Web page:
If you came here via the QR code or link from The Royal Melbourne Show…welcome to the One Mad Tatter Blog. Click the link to the left and “like” the facebook page to be involved in semi-regular craft giveaways.
For those of you who are regular followers, hello again. 🙂
This weeks blog is a digital version of my Royal Melbourne show entry for this year. I assembled a board of tatting samples as an introduction to tatting for the wide audience drawn by the Royal Melbourne Show. It is entitled: “Tatting techniques for Beginners: Sample Board”
The first section of the board “Rings and Chains- Beginner patterns” aims to show the simple visual effects of using rings and chains, where all beginner tatters will start. The rings and chains pull the tatted work into slightly curved shapes, making round motifs and doily edges easy. There are techniques to make rings and chains into straight edges too, often by joining picots to each other, or a straight fabric edge.
Pendant 1: Ginny Design from Ring of Tatters 2001 made with 2 shuttles, rings made in White and chains in Green. Same pattern as Pendant 2, however the colours give it a different visual effect. (White Milford Mercerised cotton size 40 & Light Green Lizbeth Thread, size 30). This simplicity of design and interesting visual effects is what draws me back to tatting again and again.
Brooch: This is an adaptation of a Phyliss Sparks’ collar pattern (“Practical tatting” book). I made it Blue (Milford Mercerised cotton size 40), Yellow (Milford Mercerised cotton size 40) and green (Lizbeth thread size 30).
Flower Doily: From the Russian ‘Encyclopaedia of Tatting’ by Анни С.И., М. There was no pattern or diagram written for this peice, I used the photo to work my own version of this doily. It is worked in a variety of Lizbeth and Milford size 40 threads. It uses the beginner techniques of rings and chains. This work is an indication of how ‘international’ the craft of tatting is.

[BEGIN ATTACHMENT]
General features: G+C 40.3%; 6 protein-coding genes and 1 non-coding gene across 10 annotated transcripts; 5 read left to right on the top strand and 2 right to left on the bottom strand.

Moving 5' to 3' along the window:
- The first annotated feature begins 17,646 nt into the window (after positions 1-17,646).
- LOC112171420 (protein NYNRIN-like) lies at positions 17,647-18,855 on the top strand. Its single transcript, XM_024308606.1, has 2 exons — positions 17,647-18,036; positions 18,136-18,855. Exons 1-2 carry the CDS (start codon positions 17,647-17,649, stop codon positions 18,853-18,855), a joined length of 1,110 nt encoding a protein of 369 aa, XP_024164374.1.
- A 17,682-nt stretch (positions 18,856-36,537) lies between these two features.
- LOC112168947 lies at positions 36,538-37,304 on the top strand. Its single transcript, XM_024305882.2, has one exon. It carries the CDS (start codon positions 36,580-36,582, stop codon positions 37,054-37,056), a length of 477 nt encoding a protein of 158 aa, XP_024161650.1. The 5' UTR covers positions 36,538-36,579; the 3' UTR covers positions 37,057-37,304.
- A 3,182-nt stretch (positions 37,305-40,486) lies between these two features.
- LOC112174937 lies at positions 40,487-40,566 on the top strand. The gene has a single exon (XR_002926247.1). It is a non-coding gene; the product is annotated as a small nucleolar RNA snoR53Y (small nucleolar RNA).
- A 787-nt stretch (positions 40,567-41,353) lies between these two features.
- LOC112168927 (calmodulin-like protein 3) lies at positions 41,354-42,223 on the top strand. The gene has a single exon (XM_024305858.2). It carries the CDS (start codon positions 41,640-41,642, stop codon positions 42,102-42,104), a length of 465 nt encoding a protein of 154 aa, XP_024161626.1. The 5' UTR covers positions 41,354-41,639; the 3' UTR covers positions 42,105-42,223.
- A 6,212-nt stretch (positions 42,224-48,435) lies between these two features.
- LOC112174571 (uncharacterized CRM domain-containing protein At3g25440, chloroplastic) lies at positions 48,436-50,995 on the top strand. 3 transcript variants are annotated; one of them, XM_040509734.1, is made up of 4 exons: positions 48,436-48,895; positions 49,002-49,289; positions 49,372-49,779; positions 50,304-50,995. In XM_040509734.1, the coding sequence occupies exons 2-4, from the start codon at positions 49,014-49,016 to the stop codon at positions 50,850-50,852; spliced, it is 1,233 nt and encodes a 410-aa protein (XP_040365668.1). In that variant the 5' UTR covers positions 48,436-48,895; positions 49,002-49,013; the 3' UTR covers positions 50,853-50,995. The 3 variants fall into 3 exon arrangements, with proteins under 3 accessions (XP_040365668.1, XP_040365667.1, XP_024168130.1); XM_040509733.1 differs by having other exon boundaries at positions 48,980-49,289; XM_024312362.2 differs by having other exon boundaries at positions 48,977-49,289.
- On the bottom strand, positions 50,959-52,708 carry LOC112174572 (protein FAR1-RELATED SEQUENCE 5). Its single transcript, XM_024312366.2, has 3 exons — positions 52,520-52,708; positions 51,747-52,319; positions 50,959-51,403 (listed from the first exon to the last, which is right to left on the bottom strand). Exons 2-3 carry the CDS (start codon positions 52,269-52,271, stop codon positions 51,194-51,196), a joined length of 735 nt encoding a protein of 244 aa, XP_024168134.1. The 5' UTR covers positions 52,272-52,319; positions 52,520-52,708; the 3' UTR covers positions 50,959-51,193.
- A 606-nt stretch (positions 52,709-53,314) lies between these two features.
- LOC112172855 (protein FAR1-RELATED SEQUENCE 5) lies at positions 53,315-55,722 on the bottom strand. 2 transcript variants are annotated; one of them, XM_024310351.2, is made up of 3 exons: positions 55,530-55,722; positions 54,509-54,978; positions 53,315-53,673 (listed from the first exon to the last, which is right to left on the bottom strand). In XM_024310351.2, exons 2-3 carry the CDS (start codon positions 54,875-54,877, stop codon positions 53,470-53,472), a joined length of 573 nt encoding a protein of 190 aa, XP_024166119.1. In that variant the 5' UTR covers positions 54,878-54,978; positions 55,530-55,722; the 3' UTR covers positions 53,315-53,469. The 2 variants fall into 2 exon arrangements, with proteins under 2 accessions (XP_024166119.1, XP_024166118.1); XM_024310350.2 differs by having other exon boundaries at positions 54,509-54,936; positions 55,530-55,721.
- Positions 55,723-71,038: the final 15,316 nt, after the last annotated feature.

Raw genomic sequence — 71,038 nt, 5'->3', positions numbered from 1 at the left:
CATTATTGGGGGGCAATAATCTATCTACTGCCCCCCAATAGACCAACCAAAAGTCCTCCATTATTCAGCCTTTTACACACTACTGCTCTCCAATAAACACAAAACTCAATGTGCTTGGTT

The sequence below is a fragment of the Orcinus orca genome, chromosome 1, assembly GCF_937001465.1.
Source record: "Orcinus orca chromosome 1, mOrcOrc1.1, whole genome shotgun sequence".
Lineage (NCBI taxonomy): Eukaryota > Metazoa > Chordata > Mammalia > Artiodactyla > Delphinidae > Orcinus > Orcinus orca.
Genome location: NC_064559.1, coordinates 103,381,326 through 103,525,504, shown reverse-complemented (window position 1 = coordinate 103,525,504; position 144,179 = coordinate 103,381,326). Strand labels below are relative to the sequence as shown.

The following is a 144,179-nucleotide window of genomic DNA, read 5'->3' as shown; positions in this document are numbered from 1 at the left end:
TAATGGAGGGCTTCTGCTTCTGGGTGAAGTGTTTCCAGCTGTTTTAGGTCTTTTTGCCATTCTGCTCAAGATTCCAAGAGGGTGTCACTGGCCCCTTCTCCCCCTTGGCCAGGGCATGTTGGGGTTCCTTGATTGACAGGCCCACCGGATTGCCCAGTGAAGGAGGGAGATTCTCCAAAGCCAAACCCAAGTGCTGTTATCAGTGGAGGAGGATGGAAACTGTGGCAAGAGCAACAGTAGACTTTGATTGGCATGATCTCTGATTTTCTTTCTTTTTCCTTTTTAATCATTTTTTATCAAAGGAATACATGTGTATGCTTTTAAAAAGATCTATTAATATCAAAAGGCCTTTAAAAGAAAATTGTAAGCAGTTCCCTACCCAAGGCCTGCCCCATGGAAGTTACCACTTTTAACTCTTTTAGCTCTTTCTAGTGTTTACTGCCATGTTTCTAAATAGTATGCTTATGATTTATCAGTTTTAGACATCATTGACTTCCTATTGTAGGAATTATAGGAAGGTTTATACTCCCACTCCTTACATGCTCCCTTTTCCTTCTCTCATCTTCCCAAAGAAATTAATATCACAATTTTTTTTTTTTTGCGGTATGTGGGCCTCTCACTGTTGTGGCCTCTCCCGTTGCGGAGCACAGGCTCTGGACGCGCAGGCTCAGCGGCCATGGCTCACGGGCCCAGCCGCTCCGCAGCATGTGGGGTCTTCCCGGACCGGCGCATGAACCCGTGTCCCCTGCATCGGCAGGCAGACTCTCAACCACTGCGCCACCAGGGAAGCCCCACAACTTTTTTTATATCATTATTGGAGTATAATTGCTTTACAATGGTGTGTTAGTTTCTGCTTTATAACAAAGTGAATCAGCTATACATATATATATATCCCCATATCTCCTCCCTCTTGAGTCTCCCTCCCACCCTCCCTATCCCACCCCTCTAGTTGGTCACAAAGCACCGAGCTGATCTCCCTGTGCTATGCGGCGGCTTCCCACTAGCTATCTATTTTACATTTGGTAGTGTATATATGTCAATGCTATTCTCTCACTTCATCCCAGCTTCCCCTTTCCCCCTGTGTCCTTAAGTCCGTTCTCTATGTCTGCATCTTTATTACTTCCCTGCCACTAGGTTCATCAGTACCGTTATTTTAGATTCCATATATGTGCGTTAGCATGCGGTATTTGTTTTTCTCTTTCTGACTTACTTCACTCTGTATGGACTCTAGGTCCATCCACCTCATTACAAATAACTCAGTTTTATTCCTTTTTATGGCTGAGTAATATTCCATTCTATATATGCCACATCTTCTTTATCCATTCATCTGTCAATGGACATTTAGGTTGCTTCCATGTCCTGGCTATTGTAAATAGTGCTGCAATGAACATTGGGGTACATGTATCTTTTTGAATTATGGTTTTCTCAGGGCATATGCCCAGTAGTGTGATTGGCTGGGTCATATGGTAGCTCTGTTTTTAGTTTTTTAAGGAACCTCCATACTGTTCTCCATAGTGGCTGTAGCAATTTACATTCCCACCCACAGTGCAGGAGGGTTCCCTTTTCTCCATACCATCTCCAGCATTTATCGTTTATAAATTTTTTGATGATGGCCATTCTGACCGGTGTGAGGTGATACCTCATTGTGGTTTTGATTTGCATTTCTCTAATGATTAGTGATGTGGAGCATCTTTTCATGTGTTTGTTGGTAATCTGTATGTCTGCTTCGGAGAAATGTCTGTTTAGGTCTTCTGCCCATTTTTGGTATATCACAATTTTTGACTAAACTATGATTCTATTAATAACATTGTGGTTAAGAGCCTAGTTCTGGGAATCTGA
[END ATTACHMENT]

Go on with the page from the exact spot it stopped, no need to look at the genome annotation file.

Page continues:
The second part of the board introduces the visual effects that can be gained by using the intermediate techniques of “Split rings and split chains”. Split rings allow tatting to take on different shapes, like straight lines.
Tardis: My own adaptation of Anne Bruvold’s Tardis pattern, using both split rings and split chains. Made in Blue & White Milford Mercerised cotton size 40. Anne and I have worked together online to build on her original pattern idea. The online tatting world is a vibrant community.
Fire Dragon: another of Anne Bruvold’s designs using single shuttle spit rings, this tatted dragon uses intermediate techniques to great effect. Variegated ‘fire’ dragon in Lizbeth Autumn leaves, size 40 thread.
I hope that this years entry serves an educative purpose. Perhaps it will entice more tatters to enter the show, as the categories for tatting have dwindled from three a few years ago, to just one this year. It may even inspire someone to try tatting, who knows? If you are interested in trying tatting there are both local and online guilds to help you along.
As always, happy tatting